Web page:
4 Steps for Two-Blank Sentence Equivalence Questions

One the Revised GRE, Sentence Equivalence questions contain one, two, or three blanks. Two of the answer choices (out of six presented on the GRE) will be correct, and you will need to understand both the meaning of the sentence/s as a whole and be able to identify the clues in the sentence to find the correct blanks. For better scores on GRE Verbal questions like these, follow these easy tips on your GRE Test Day!

STEP 1: Write down the keywords. As you read the sentence, you will be on the lookout for keywords, words that describe the blank or relate to the overall flow of the sentence (transition words). Write them down! It may seem redundant, but the act of writing them down will slow down your impulses and force your brain to think critically. What do the words tell you about the blank?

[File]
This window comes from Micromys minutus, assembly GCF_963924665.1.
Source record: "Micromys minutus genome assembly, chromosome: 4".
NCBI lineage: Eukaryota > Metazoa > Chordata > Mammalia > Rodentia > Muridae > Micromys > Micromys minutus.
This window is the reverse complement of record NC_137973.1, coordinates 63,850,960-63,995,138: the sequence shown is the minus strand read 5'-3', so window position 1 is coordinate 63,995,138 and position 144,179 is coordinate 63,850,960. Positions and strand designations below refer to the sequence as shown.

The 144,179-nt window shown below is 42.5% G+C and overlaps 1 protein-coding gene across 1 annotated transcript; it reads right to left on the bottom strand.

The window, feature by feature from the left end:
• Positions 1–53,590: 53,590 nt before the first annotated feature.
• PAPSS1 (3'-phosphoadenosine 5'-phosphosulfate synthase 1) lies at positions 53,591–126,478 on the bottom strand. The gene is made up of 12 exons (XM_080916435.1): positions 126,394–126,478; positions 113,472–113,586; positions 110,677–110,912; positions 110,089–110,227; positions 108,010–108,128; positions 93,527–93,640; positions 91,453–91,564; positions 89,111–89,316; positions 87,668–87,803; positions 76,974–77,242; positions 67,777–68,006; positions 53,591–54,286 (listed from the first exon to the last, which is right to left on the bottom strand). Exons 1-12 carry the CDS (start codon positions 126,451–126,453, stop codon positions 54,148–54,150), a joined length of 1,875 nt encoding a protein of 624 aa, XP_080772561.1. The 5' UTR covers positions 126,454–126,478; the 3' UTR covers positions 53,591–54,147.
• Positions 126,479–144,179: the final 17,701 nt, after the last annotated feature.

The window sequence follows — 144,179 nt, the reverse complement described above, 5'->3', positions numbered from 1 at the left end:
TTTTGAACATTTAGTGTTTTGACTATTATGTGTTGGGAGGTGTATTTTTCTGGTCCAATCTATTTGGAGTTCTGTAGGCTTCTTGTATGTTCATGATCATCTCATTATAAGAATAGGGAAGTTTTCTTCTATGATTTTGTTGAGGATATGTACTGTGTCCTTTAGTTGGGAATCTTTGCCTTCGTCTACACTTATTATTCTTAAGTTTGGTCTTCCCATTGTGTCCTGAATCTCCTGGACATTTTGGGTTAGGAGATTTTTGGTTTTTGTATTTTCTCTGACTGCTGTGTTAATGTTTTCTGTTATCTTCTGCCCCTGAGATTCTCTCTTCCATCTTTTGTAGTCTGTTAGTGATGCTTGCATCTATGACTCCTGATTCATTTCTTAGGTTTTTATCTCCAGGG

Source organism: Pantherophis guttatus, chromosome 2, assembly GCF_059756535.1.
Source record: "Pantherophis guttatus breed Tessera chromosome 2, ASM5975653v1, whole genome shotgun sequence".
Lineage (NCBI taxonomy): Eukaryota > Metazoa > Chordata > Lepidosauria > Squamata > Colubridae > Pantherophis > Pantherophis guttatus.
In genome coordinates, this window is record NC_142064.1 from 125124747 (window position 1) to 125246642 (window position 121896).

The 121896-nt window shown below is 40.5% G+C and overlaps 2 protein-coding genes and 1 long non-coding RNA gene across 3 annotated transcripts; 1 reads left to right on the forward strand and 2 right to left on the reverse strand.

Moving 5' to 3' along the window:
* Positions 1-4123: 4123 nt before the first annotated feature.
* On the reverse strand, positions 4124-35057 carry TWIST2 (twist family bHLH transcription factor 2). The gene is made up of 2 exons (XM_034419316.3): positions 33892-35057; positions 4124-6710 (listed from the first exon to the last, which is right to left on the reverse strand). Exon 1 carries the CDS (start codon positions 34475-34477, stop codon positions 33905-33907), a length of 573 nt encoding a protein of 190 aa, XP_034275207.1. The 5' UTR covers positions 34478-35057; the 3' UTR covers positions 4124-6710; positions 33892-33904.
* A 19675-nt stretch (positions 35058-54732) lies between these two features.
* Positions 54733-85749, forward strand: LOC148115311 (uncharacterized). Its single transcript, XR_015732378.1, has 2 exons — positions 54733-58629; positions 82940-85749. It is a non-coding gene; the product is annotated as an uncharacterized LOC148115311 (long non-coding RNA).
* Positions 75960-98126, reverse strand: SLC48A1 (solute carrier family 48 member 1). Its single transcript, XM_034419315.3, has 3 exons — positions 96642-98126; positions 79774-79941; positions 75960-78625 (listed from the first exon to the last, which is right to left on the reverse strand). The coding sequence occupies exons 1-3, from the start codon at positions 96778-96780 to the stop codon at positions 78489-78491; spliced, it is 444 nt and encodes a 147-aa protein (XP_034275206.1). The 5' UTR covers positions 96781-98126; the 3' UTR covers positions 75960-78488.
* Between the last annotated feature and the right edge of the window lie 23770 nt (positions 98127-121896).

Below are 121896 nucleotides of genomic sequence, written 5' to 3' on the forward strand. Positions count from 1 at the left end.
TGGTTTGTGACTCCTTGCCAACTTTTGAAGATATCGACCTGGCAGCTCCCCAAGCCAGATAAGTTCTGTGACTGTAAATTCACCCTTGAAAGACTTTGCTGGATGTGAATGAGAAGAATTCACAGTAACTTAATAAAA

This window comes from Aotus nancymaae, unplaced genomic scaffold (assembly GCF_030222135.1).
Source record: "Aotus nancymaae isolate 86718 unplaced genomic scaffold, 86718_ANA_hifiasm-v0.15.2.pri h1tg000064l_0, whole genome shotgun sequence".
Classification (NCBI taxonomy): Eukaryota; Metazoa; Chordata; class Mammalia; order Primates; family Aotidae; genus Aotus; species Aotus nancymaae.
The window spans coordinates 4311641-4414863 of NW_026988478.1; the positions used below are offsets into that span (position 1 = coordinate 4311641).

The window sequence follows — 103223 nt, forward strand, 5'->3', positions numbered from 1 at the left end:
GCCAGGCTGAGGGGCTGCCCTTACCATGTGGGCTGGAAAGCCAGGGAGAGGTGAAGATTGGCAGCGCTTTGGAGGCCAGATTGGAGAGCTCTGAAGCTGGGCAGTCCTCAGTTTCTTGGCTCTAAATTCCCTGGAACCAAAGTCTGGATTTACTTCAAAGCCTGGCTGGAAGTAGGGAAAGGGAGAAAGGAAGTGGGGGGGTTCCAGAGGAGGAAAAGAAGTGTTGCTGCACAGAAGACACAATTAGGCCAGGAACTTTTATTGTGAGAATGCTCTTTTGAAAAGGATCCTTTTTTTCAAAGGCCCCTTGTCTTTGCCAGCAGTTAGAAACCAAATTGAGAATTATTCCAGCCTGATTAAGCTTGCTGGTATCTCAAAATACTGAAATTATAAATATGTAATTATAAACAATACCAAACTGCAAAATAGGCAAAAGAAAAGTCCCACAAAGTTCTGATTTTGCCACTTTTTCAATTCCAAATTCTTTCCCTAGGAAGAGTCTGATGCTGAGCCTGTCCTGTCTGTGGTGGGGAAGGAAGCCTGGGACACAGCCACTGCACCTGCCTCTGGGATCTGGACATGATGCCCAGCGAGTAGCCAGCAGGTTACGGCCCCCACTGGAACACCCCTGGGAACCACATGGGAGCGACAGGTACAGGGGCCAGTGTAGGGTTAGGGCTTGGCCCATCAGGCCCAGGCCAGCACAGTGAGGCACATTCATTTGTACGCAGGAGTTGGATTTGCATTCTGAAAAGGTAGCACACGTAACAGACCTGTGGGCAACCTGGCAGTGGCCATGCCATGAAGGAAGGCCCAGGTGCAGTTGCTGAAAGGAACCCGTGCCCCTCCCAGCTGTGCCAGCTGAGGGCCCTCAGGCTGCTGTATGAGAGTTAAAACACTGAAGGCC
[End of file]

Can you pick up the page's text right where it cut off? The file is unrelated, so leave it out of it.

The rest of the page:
STEP 2: Write down a prediction for the easiest blank. Once you’ve analyzed the keywords and punctuation of a sentence, you can come up with a prediction for the blank which seems the most straightforward to you. It doesn’t have to be a great prediction, but make sure you do write something down. Even a simple prediction like, “a negative word” or “something like sad” is great! Don’t let yourself read the answer choices without a written-down prediction. If you don’t write it down, you will likely forget it as you read the answer choices.

STEP 3: Eliminate answer choices based on that prediction. Instead of scanning the answers quickly looking for the correct one, carefully move through the choices from A to F, eliminating the answer choices that could not possible match your prediction. Only worry about scanning the column for the blank you predicted for – don’t even read the other words.

STEP 4: Plug in for the remaining blank, if necessary. If you have more than two answer choices left after eliminating, then plug them into the sentence to see which ones are correct. Remember that for Sentence Equivalence, there will be two correct answers!

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